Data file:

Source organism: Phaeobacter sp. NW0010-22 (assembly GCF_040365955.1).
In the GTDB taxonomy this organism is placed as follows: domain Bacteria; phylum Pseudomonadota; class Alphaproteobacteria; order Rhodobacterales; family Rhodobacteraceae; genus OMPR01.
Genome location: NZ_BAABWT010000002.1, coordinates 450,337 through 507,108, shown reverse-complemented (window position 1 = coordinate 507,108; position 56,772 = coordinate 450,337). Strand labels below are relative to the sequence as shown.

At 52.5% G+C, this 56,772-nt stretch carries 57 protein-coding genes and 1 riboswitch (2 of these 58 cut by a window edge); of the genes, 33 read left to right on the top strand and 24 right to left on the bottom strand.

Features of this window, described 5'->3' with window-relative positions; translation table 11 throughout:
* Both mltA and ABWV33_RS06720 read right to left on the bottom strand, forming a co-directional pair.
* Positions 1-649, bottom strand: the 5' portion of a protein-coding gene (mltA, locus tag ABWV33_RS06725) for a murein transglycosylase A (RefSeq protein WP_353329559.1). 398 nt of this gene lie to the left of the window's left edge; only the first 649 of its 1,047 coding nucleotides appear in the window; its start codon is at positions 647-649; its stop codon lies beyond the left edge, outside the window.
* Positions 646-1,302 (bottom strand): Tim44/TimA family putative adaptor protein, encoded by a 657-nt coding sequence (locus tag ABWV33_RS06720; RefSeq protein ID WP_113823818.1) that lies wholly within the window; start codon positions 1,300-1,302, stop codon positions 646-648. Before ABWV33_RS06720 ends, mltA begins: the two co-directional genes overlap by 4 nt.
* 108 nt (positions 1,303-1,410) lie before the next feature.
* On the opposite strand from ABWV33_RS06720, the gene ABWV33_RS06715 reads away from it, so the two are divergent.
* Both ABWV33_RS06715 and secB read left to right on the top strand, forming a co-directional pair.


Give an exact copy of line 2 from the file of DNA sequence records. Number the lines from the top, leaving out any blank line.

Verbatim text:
In the GTDB taxonomy this organism is placed as follows: domain Bacteria; phylum Pseudomonadota; class Alphaproteobacteria; order Rhodobacterales; family Rhodobacteraceae; genus OMPR01.